Etymology
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profuse (adj.)

early 15c., "lavish, extravagant, liberal to excess," from Latin profusus "spread out, lavish, extravagant," literally "poured forth," past-participle adjective from profundere "pour forth," from pro "forth" (from PIE root *per- (1) "forward") + fundere "to pour" (from nasalized form of PIE root *gheu- "to pour"). Meaning "bountiful, abundant, copious" is from c. 1600. Related: Profusely; profuseness.

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profusive (adj.)

"characterized by or given to profusion," 1630s, from profuse + -ive. Related: Profusively; profusiveness.

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profusion (n.)

1540s, "extravagance, expenditure, prodigality, waste," from French profusion (16c.) and directly from Late Latin profusionem (nominative profusio) "a pouring out," noun of action from past-participle stem of profundere "to pour forth" (see profuse). Meaning "abundance, superfluity" is from 1705.

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*gheu- 

Proto-Indo-European root meaning "to pour, pour a libation."

It forms all or part of: alchemy; chyle; chyme; confound; confuse; diffuse; diffusion; effuse; effusion; effusive; fondant; fondue; font (n.2) "complete set of characters of a particular face and size of type;" found (v.2) "to cast metal;" foundry; funnel; fuse (v.) "to melt, make liquid by heat;" fusible; fusion; futile; futility; geyser; gush; gust (n.) "sudden squall of wind;" gut; infuse; ingot; parenchyma; perfuse; perfusion; profuse; refund; refuse (v.) "reject, disregard, avoid;" refuse (n.) "waste material, trash;" suffuse; suffusion; transfuse; transfusion.

It is the hypothetical source of/evidence for its existence is provided by: Greek khein "to pour," khoane "funnel," khymos "juice;" Latin fundere (past participle fusus) "melt, cast, pour out;" Gothic giutan, Old English geotan "to pour;" Old English guttas (plural) "bowels, entrails;" Old Norse geysa "to gush;" German Gosse "gutter, drain."

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*per- (1)

Proto-Indo-European root forming prepositions, etc., meaning "forward," and, by extension, "in front of, before, first, chief, toward, near, against," etc.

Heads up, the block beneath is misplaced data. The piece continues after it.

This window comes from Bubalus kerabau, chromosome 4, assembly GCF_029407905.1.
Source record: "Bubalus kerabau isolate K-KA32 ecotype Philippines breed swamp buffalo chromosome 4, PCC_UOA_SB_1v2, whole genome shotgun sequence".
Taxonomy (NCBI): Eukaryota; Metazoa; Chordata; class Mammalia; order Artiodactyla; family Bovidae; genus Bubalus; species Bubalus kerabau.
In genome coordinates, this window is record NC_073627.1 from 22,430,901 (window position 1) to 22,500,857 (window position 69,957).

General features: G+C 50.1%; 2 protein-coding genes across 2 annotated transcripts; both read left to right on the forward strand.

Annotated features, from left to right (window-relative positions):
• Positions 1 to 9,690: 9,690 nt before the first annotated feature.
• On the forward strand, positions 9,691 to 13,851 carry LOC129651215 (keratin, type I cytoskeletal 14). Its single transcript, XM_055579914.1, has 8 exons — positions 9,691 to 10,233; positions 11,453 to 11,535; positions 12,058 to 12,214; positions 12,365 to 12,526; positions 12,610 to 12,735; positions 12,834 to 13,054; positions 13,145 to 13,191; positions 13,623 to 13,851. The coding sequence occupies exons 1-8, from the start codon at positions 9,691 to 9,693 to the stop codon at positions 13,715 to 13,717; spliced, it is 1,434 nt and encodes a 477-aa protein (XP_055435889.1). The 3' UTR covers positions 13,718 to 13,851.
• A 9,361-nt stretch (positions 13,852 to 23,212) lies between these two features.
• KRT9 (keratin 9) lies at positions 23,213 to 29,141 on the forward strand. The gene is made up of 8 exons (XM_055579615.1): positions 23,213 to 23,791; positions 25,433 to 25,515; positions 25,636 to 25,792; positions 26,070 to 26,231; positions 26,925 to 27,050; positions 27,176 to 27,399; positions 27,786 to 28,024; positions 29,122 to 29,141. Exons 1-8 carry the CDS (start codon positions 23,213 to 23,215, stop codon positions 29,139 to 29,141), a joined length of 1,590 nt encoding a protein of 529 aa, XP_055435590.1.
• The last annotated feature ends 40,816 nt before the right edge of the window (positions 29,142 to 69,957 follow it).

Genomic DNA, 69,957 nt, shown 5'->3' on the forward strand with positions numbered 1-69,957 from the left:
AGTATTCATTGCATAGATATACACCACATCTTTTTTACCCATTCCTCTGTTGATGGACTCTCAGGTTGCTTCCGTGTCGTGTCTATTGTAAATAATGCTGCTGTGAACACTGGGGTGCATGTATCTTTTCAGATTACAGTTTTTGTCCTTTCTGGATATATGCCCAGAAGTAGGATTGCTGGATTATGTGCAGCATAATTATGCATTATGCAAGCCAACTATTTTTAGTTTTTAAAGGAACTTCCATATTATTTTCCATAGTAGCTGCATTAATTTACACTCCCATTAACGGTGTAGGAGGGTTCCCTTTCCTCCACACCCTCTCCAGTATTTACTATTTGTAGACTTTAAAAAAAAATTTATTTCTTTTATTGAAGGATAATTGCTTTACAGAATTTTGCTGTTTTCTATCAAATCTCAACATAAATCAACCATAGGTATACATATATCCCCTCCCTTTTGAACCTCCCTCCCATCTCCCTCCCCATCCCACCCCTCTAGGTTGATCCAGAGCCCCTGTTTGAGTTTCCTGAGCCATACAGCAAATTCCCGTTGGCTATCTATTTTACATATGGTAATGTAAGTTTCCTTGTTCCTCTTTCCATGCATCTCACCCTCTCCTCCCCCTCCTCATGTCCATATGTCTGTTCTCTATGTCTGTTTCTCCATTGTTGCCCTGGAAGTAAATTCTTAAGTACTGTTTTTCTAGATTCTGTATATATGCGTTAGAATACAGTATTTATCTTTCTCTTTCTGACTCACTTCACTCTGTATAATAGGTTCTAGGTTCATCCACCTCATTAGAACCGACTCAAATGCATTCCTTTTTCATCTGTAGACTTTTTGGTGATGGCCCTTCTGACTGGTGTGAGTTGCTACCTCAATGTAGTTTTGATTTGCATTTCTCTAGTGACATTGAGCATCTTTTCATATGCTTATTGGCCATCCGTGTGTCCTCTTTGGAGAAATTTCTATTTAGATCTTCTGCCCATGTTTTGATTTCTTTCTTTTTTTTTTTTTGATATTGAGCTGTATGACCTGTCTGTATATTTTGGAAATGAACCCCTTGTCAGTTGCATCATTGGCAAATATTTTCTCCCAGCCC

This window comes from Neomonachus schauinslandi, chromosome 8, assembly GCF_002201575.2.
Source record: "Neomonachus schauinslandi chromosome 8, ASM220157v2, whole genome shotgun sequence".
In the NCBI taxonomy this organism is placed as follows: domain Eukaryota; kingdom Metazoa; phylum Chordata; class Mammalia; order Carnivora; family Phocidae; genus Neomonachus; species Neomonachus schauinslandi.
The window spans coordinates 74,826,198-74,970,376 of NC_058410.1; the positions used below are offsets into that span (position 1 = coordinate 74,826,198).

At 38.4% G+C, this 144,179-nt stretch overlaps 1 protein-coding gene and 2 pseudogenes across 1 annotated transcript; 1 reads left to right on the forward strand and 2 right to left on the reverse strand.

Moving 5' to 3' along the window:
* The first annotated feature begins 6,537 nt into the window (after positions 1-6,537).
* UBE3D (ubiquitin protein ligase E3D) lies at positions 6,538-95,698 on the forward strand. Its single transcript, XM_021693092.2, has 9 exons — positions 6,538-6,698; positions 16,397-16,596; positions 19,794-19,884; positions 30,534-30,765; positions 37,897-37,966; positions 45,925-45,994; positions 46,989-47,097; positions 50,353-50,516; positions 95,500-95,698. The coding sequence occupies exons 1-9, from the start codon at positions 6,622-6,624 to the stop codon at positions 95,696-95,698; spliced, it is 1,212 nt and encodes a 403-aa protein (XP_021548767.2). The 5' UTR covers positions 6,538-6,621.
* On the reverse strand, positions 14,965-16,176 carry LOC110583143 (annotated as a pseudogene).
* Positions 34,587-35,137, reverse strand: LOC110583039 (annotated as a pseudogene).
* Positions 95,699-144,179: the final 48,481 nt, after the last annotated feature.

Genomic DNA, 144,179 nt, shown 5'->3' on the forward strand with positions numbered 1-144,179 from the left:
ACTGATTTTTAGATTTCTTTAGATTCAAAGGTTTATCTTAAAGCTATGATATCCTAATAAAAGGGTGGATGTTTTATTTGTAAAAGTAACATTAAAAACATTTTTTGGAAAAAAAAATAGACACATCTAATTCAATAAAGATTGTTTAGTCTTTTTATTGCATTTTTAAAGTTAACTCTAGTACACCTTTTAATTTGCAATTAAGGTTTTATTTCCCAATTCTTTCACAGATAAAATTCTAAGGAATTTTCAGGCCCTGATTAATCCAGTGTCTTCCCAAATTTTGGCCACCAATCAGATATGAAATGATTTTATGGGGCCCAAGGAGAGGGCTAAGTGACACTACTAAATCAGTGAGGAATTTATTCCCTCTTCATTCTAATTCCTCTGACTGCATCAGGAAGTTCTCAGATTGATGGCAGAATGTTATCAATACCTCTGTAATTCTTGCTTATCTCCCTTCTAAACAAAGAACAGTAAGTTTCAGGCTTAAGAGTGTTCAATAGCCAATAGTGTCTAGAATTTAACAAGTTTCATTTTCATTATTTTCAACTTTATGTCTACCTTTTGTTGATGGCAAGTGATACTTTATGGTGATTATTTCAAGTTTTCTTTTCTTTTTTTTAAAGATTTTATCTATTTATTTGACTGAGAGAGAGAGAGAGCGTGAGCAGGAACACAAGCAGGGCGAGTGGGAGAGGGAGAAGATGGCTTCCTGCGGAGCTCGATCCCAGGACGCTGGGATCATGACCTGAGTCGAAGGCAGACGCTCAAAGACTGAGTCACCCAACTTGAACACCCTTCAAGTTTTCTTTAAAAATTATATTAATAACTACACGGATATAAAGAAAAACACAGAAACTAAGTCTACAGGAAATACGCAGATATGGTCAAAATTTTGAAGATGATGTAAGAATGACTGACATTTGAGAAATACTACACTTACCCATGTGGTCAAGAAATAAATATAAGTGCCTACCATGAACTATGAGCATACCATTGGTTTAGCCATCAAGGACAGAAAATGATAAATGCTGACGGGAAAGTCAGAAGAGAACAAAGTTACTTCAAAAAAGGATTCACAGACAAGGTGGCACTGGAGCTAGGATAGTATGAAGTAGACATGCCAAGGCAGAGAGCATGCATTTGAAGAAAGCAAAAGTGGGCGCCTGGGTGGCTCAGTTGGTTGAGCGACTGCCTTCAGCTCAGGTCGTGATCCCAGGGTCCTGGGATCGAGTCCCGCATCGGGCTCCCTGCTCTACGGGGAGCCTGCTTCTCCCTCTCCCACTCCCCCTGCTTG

It forms all or part of: afford; approach; appropriate; approve; approximate; barbican; before; deprive; expropriate; far; first; for; for-; fore; fore-; forefather; foremost; former (adj.); forth; frame; frau; fret; Freya; fro; froward; from; furnish; furniture; further; galore; hysteron-proteron; impervious; improbity; impromptu; improve; palfrey; par (prep.); para- (1) "alongside, beyond; altered; contrary; irregular, abnormal;" paradise; pardon; paramount; paramour; parvenu; pellucid; per; per-; percent; percussion; perennial; perestroika; perfect; perfidy; perform; perfume; perfunctory; perhaps; peri-; perish; perjury; permanent; permeate; permit; pernicious; perpendicular; perpetual; perplex; persecute; persevere; perspective; perspire; persuasion; pertain; peruse; pervade; pervert; pierce; portray; postprandial; prae-; Prakrit; pre-; premier; presbyter; Presbyterian; preterite; pride; priest; primal; primary; primate; primavera; prime; primeval; primitive; primo; primogenitor; primogeniture; primordial; primus; prince; principal; principle; prior; pristine; private; privilege; privy; pro (n.2) "a consideration or argument in favor;" pro-; probably; probe; probity; problem; proceed; proclaim; prodigal; produce; profane; profess; profile; profit; profound; profuse; project; promise; prompt; prone; proof; proper; property; propinquity; prophet; prose; prostate; prosthesis; protagonist; Protean; protect; protein; Proterozoic; protest; proto-; protocol; proton; protoplasm; Protozoa; proud; prove; proverb; provide; provoke; prow; prowess; proximate; Purana; purchase; purdah; reciprocal; rapprochement; reproach; reprove; veneer.